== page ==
Rituals and Means of Dealing with Sins in Christianity before the Reformation
The rituals and other means before the Medieval Ages
If a person commits sins before joining the community, the person’s sins are forgiven through Christ in the ritual of baptism, including immersion, anointing and Eucharist.
If a person commits sins after joining the community, there are two different situations to deal with the person’s sins:
(1) Commit sin against humans
Christian commit sin against humans, and the sin is not serious, such as
lying, the rituals and other means for forgiveness are:
Christian commit sin against humans, and the sin is serious, such as murder or
adultery, the person should:
(2) Commit against God
Christian commit sin against God, such as idolatry, the person:
The rituals and other means of the Medieval Ages
A Christian might die with sins forgiven but assigned
penance incomplete. However, the person has to complete the satisfactory work
before God could justly allow the person into heaven. Hell is inappropriate
and unjust for the person. Heaven can be enter only when penance is completed.
Hence, the person is given the opportunity to complete the satisfactory work
in purgatory. At first, the person goes to and suffers in purgatory after
death. After Satisfactory penance is completed in purgatory, then, the person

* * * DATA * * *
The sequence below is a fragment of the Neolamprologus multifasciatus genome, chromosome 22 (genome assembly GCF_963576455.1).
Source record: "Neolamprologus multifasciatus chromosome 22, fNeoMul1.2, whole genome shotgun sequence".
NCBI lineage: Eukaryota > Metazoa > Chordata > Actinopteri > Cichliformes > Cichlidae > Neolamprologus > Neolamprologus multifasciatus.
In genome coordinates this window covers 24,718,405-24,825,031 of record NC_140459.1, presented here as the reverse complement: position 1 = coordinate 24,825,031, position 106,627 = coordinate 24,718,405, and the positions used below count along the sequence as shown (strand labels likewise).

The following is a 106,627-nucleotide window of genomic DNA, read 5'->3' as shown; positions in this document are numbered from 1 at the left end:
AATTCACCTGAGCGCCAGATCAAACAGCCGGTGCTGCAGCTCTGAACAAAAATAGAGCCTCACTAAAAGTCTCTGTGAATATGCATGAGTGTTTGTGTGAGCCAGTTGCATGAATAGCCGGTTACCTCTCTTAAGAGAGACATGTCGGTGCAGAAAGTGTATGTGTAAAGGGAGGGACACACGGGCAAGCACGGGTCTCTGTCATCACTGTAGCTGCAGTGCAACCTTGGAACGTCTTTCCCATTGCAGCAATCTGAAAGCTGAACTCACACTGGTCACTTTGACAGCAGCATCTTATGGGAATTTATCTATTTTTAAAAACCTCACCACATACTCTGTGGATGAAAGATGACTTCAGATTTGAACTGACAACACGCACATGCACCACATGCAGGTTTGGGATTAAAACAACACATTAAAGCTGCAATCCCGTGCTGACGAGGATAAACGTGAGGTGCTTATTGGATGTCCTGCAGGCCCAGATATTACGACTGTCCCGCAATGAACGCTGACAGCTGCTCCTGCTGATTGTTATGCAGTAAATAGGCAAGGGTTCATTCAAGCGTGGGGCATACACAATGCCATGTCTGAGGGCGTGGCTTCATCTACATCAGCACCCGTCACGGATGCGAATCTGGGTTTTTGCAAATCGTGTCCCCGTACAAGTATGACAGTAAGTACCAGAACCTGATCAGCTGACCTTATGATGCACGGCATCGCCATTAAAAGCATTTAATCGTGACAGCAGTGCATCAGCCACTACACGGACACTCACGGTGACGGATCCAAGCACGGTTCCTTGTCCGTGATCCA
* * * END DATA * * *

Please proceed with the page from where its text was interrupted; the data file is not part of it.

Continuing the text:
can be allowed into heaven.
An indulgence is to link the satisfactory works of the past to a particular
satisfactory work in the present. For example, a Christian can receive the
satisfactory work of a past saint into his own satisfactory work. Since many
saints had done more good and penitential work than was necessary for penance,
Their excess works were available for other Christians. On the other hand, the
pope also claimed, as the representative of Peter and Christ, that he was able
to access the satisfactory works of the saints. Thus he can transfer the
satisfactory work from past saint to a present Christian. Through indulgences,
it is possible for a Christian to keep up with the amount of satisfactory work
which was necessary for the person to complete.
Burns, Patout, Lectures of “The Formation of Christian Tradition” in Vanderbilt Divinity school, 2004 Fall.